But not only is U.S. innovation policy disorganized, it is woefully underfunded. In 2006, the federal government spent a total of $2.7 billion, or 0.02 percent of gross domestic product, on its principal innovation programs and agencies. Compare that to the 0.07 percent of GDP Sweden spends, Japan’s 0.04 percent, and South Korea’s 0.03 percent investments.
A key way for the United States to improve productivity, create jobs, and grow the domestic economy over the long term is for the government to support the growth of regional centers of innovation. Yesterday morning, the Center for American Progress hosted an event, “Enabling Economic Recovery Through Innovation,” that explored policies for place-specific, technology-based economic development. But investment alone will not enable the next Silicon Valley—as panelist and former Chief Democratic Council to the U.S. House Committee on Science and Technology Jim Turner noted, “If we’re not organized, we’re going to fail.”
Joining Turner on the panel were CAP Senior Fellow Tom Kalil, Information Technology and Innovation Foundation President Rob Atkinson, University of Chapel Hill Public Policy Professor Maryann P. Feldman, and Richard Seline, CEO and Principal of New Economy Strategies.
Innovation is not distributed, noted Feldman, saying that “what makes the world interesting are spikes,” or areas with technological corridors and communities that serve as hubs of innovation. Speaking specifically about case studies assessing Silicon Valley, San Diego, and Route 128 in Massachusetts, Feldman said it was the creation of good infrastructure and the support for small and medium enterprises that helped the flow of innovative ideas. But even for less glitzy innovation outside of computer software and biotech, she explained the importance of place: Toledo, Ohio is in fact a world leader in photovoltaic technology.
Atkinson explained the comparative inadequacy of U.S. investment in innovation support, noting that to match the per-capita government contributions of Finland, the government would need to spend $34 billion a year. State and regional economies underinvest in innovation, he said, and his proposed solution is the creation of a National Innovation Foundation that would coordinate efforts across the country. Kalil also said that, “The capacity of the federal government to promote various kinds of innovation is not even distributed,”which was a coordination problem that Seline echoed.
While policymakers work to remove those federal barriers, Kalil explained that universities—often hubs of regional innovation—can shift priorities to enhance the innovation process by funding students and faculty with novel ideas and incorporating entrepreneurial principles across the curriculum. Young students, Seline explained, are excited about starting innovative projects not just to make money, but also to find solutions to societal problems.
| Center for American Progress
Europe's microtechnology industry is attuned to growth
10.03.2017 | IVAM Fachverband für Mikrotechnik
Preferential trade agreements enhance global trade at the expense of its resilience
17.02.2017 | International Institute for Applied Systems Analysis (IIASA)
Astronomers from Bonn and Tautenburg in Thuringia (Germany) used the 100-m radio telescope at Effelsberg to observe several galaxy clusters. At the edges of these large accumulations of dark matter, stellar systems (galaxies), hot gas, and charged particles, they found magnetic fields that are exceptionally ordered over distances of many million light years. This makes them the most extended magnetic fields in the universe known so far.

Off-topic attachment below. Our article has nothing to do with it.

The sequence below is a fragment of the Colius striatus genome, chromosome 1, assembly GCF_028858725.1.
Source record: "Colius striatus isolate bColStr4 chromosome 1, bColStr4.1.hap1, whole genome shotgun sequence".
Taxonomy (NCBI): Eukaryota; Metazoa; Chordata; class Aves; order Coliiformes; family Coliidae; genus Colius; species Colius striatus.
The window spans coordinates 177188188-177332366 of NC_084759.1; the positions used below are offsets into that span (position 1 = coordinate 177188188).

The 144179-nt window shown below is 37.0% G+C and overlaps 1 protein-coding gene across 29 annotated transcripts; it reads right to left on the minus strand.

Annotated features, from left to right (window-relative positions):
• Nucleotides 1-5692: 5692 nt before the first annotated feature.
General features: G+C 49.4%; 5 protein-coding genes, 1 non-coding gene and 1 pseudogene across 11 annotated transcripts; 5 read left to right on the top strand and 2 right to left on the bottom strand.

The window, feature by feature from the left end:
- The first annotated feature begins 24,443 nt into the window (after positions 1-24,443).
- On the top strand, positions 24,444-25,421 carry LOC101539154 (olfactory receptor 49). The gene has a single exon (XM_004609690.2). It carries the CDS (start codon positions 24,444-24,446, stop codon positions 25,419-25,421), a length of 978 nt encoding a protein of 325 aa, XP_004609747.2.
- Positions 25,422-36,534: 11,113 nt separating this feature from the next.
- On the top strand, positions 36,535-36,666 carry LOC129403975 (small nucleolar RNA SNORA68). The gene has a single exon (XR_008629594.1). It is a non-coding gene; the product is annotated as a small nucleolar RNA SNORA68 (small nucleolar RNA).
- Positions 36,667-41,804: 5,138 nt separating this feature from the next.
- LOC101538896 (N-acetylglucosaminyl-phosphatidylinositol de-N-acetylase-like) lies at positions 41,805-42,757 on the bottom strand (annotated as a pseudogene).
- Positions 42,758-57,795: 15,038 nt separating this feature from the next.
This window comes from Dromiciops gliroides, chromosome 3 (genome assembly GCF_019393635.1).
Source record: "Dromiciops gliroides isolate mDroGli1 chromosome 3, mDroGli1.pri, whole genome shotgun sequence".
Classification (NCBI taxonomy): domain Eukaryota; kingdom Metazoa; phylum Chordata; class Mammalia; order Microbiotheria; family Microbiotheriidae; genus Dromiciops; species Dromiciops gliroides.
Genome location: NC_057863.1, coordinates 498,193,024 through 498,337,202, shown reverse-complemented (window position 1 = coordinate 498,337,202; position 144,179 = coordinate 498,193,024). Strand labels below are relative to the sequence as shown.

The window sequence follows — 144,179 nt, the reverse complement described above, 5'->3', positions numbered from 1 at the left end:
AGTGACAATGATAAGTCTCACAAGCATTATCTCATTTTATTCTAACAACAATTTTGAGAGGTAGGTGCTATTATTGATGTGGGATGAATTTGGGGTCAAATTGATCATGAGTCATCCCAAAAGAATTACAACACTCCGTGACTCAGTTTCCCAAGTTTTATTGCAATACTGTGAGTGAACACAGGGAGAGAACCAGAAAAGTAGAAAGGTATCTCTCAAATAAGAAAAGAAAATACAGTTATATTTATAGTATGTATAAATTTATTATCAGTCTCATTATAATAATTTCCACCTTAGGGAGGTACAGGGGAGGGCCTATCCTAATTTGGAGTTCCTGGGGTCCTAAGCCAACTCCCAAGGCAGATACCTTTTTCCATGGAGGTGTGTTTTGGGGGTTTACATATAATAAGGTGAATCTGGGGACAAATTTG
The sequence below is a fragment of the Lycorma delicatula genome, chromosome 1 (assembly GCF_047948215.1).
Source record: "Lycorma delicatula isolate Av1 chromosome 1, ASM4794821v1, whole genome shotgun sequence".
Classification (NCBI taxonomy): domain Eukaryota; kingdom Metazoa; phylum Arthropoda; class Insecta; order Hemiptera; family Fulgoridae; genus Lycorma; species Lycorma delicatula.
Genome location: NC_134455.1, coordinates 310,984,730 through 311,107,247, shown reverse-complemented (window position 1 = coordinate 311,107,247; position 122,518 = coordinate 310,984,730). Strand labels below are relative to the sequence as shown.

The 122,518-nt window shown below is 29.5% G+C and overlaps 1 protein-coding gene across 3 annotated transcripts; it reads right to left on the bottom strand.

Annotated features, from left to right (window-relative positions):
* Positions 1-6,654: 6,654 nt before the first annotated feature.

The results will be published on March 22 in the journal „Astronomy & Astrophysics“.
Galaxy clusters are the largest gravitationally bound structures in the universe. With a typical extent of about 10 million light years, i.e. 100 times the...
Researchers at the Goethe University Frankfurt, together with partners from the University of Tübingen in Germany and Queen Mary University as well as Francis Crick Institute from London (UK) have developed a novel technology to decipher the secret ubiquitin code.
Ubiquitin is a small protein that can be linked to other cellular proteins, thereby controlling and modulating their functions. The attachment occurs in many...
In the eternal search for next generation high-efficiency solar cells and LEDs, scientists at Los Alamos National Laboratory and their partners are creating...
Silicon nanosheets are thin, two-dimensional layers with exceptional optoelectronic properties very similar to those of graphene. Albeit, the nanosheets are less stable. Now researchers at the Technical University of Munich (TUM) have, for the first time ever, produced a composite material combining silicon nanosheets and a polymer that is both UV-resistant and easy to process. This brings the scientists a significant step closer to industrial applications like flexible displays and photosensors.
Silicon nanosheets are thin, two-dimensional layers with exceptional optoelectronic properties very similar to those of graphene. Albeit, the nanosheets are...
Enzymes behave differently in a test tube compared with the molecular scrum of a living cell. Chemists from the University of Basel have now been able to simulate these confined natural conditions in artificial vesicles for the first time. As reported in the academic journal Small, the results are offering better insight into the development of nanoreactors and artificial organelles.
Enzymes behave differently in a test tube compared with the molecular scrum of a living cell. Chemists from the University of Basel have now been able to...
20.03.2017 | Event News
14.03.2017 | Event News
07.03.2017 | Event News
22.03.2017 | Materials Sciences
22.03.2017 | Physics and Astronomy
22.03.2017 | Materials Sciences